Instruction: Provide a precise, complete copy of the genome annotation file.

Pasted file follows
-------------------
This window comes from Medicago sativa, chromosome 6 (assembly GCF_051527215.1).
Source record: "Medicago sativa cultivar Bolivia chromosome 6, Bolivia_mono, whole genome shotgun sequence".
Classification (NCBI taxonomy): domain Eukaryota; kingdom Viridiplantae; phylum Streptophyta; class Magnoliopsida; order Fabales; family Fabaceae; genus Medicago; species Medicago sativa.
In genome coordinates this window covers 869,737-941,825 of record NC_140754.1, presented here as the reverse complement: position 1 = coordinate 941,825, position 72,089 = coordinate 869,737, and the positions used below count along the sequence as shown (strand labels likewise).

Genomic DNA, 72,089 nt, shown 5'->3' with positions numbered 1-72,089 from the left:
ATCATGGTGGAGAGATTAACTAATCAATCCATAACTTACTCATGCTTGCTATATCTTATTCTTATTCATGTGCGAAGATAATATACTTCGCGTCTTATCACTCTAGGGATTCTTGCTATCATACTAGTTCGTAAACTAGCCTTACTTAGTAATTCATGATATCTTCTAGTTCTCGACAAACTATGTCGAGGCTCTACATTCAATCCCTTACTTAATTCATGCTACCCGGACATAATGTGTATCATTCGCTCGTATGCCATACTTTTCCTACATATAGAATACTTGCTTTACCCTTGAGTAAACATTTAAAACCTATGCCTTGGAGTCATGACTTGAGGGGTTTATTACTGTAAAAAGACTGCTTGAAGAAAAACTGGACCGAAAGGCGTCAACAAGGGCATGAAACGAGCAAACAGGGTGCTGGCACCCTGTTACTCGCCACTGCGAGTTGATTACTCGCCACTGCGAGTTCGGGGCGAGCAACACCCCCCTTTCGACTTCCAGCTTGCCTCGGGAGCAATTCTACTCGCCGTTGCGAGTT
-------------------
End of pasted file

This window comes from Medicago sativa, chromosome 6 (assembly GCF_051527215.1).
Source record: "Medicago sativa cultivar Bolivia chromosome 6, Bolivia_mono, whole genome shotgun sequence".
Classification (NCBI taxonomy): domain Eukaryota; kingdom Viridiplantae; phylum Streptophyta; class Magnoliopsida; order Fabales; family Fabaceae; genus Medicago; species Medicago sativa.
In genome coordinates this window covers 869,737-941,825 of record NC_140754.1, presented here as the reverse complement: position 1 = coordinate 941,825, position 72,089 = coordinate 869,737, and the positions used below count along the sequence as shown (strand labels likewise).

Genomic DNA, 72,089 nt, shown 5'->3' with positions numbered 1-72,089 from the left:
ATCATGGTGGAGAGATTAACTAATCAATCCATAACTTACTCATGCTTGCTATATCTTATTCTTATTCATGTGCGAAGATAATATACTTCGCGTCTTATCACTCTAGGGATTCTTGCTATCATACTAGTTCGTAAACTAGCCTTACTTAGTAATTCATGATATCTTCTAGTTCTCGACAAACTATGTCGAGGCTCTACATTCAATCCCTTACTTAATTCATGCTACCCGGACATAATGTGTATCATTCGCTCGTATGCCATACTTTTCCTACATATAGAATACTTGCTTTACCCTTGAGTAAACATTTAAAACCTATGCCTTGGAGTCATGACTTGAGGGGTTTATTACTGTAAAAAGACTGCTTGAAGAAAAACTGGACCGAAAGGCGTCAACAAGGGCATGAAACGAGCAAACAGGGTGCTGGCACCCTGTTACTCGCCACTGCGAGTTGATTACTCGCCACTGCGAGTTCGGGGCGAGCAACACCCCCCTTTCGACTTCCAGCTTGCCTCGGGAGCAATTCTACTCGCCGTTGCGAGTT